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Courtesy photo.




The Tubes 

When: Thursday, Oct. 22, 8 p.m.
Where: Tupelo Music Hall, 2 Young Road, Londonderry
Tickets: $40-$55 at tupelohall.com  




Tubular anniversary
Theatrical rockers celebrate four decades

10/15/15
By Michael Witthaus music@hippopress.com



 2015 marks 40 years since the The Tubes released their eponymous first album, with its instant classic, “White Punks on Dope.” A decade of hits followed, including “Prime Time,” “Talk to Ya Later” and the chart-topping “She’s a Beauty.” 

Apart from a late 1980s to early ’90s hiatus, the band’s toured throughout. Lately, though, lead singer Fee Waybill detects an uptick of interest.
“It’s like everybody remembers all of a sudden,” Waybill said recently from his SoCal home. “We played to 12,000 people in Ottawa and the place went nuts! We haven’t been to Canada in 20 years — I don’t even like Canada — but they convinced us to do a one-night stand. We toured Europe; every night was packed and they asked us to come back next March. ... All of a sudden it’s a big deal and we’re selling out wherever we go.”
Made up of theater majors, graphic designers and other artists, the band’s trailblazing live act set the standard for much of what followed. Alice Cooper, Genesis, Kiss and others had elaborate stage shows, but kinetic theatricality set the Tubes apart. Waybill pointed to the difference between The Tubes and Alice Cooper’s acts as indicative. 
“Alice pretty much doesn’t do anything,” Waybill said. “He stands in the middle and with his snake or spear and it all happens around or to him. We had all the dancers and everything; everybody was involved.”
Their secret weapon was a young Kenny Ortega, bound for future movie fame with Xanadu, Dirty Dancing, Newsies and the High School Musical trilogy. When he first met the band, Ortega was mainly a dancer, fresh off a national tour with the rock musical Hair. The Tubes had hired the all-female comedic group Leila & the Snakes as stage dancers and were trying to create their show.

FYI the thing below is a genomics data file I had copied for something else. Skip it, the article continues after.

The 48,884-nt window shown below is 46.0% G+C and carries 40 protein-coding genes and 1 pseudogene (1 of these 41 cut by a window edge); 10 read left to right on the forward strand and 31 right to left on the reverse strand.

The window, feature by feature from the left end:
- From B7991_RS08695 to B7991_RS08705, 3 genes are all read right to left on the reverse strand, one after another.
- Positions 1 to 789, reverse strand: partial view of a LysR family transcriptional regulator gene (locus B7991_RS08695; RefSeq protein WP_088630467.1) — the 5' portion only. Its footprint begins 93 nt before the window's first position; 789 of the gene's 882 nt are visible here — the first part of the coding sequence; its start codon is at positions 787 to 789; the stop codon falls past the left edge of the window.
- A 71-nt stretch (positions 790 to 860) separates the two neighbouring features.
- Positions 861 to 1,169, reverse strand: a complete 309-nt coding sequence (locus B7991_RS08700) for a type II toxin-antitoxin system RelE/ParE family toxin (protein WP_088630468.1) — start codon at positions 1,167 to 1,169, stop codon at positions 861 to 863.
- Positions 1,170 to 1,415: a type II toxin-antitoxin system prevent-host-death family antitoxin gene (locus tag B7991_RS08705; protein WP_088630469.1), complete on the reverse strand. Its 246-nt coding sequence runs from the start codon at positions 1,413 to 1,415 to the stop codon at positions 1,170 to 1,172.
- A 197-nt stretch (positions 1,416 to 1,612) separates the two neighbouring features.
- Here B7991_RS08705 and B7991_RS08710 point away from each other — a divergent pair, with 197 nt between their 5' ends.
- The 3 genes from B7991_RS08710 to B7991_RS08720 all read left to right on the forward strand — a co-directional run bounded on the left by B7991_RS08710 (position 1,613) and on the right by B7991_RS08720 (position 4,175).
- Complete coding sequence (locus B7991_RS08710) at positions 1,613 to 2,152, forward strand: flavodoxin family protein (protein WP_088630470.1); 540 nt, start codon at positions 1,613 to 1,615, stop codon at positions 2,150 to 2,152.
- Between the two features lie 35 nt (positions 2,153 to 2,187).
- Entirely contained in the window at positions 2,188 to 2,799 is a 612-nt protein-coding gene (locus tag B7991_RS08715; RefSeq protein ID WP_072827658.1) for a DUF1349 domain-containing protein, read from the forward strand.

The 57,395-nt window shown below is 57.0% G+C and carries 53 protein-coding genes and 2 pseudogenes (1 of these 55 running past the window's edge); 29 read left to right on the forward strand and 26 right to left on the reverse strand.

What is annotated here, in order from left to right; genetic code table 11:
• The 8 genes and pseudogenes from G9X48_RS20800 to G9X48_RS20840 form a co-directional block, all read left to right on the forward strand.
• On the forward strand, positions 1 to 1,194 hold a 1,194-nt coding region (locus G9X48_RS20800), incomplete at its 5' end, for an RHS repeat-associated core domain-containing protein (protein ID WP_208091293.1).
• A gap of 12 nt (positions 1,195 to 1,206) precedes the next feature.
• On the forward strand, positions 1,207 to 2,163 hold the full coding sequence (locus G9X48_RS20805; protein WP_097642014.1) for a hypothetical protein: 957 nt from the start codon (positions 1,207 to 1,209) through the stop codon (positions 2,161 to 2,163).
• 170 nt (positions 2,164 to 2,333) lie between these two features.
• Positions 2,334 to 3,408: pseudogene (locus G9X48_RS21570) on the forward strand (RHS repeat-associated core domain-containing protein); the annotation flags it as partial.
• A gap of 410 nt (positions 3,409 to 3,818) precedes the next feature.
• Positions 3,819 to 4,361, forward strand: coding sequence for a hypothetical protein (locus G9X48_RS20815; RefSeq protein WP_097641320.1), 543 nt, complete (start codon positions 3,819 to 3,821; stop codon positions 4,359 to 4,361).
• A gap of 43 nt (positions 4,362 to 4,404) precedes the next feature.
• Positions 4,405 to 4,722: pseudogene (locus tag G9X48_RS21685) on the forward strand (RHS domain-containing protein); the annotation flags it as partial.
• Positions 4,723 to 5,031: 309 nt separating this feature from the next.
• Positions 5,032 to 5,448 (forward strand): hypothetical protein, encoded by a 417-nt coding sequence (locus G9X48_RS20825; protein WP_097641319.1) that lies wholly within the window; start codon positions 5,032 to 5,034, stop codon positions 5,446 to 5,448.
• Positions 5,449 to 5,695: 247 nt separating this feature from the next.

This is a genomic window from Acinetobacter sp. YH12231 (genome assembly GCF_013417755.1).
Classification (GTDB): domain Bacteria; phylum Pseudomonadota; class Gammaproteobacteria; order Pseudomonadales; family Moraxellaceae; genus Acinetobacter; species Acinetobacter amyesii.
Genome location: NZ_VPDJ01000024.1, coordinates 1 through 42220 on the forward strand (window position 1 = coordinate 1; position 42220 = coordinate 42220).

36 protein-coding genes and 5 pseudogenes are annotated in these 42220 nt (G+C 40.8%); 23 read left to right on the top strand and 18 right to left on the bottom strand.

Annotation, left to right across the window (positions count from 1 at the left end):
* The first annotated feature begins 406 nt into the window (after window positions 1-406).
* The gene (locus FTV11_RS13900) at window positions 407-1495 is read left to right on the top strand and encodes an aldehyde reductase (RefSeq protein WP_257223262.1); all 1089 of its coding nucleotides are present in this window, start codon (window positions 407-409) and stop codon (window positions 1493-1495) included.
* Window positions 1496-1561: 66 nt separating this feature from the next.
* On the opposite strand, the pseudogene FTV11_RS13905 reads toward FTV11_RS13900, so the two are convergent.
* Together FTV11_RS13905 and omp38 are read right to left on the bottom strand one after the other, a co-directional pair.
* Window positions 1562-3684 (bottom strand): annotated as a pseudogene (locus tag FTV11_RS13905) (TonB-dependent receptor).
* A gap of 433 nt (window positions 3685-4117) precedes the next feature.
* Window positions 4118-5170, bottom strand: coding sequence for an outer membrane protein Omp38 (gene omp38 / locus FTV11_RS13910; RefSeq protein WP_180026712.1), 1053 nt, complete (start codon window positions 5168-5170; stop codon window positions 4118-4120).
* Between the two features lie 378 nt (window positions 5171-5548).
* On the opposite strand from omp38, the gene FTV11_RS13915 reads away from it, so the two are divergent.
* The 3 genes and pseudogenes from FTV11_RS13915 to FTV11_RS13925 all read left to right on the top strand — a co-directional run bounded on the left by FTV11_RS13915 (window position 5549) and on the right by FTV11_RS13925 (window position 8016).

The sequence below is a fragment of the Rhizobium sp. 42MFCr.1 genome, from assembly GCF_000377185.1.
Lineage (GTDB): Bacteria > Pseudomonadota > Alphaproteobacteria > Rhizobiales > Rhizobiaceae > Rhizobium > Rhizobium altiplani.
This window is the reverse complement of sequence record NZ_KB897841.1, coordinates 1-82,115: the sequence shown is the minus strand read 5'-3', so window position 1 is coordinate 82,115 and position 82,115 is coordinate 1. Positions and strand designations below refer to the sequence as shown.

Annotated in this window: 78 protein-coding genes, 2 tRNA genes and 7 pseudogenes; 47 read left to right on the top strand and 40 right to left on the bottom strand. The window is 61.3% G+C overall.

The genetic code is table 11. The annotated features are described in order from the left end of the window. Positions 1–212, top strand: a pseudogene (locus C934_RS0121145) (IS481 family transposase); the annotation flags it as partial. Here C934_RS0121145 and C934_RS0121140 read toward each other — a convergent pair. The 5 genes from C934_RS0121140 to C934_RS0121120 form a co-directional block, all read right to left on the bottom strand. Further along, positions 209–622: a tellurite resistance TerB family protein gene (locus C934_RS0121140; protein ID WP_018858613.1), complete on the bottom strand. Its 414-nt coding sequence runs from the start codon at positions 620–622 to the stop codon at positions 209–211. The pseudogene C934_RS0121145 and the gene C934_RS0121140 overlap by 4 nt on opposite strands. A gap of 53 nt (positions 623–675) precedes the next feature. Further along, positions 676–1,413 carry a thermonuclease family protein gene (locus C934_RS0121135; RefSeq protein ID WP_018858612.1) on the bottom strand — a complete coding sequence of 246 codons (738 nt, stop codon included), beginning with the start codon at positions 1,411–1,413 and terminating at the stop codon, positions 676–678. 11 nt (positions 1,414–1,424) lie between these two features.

“We kind of floundered around with these girls, not knowing what to do,” Waybill said. “Kenny saw us and said, ‘Let me be the choreographer.”
The band rented out the 100-seat Palace of Fine Arts in San Francisco’s Marina District to rehearse and record videos to play in six giant (for the era) monitors they took on tour. 
“It was like a constant workshop,” Waybill said. “We were constantly working, changing, fixing and improving; by the second album, we kind of got the hang of it.”
In an Entertainment Weekly interview earlier this summer to promote his new Disney film The Descendants, Ortega recalled working with the band. 
“They were a fantastic group of artists and musicians that pioneered early music video, and we were the first people to really bring theater into our concerts,” he said. “Our shows were subversive, scary, shocking, beautiful. Mick Jagger came, Elton came, Bowie came — the list of artists that came to see these shows was endless. It’s where my directing and choreography really took off.”
Success begot success, radio airplay mushroomed, gigs got bigger, rehearsals grew longer and staging became ever more elaborate — and expensive. 
“It was just insane,” Waybill said. “At one point we had a giant blue tubular city where we had these 10-foot-across blue tubes connected to towers that were like 30 feet tall, each with a quick change room so I never had to leave the stage [and] we didn’t give a whole lot of thought to the cost.”
The grueling pace of touring burned out some of the band members. Four of the original seven remain today: Waybill, guitarist Roger Steen, drummer Prairie Prince and bass player Rick Anderson. Bill Spooner and Michael Cotten stopped touring, and Vince Welnick died in 2006.
Though one of the band’s biggest production numbers featured Waybill as drug-addled English rock star Quay Lewd teetering in giant platform shoes, the Tubes singer never touched anything stronger than ginseng. 
“Prairie and I used to buy a box of black tar goo, and we would take it every night because we were just so beat to crap,” Waybill said. “Luckily, I never hurt my voice, and it’s way better now than it was back then.”  





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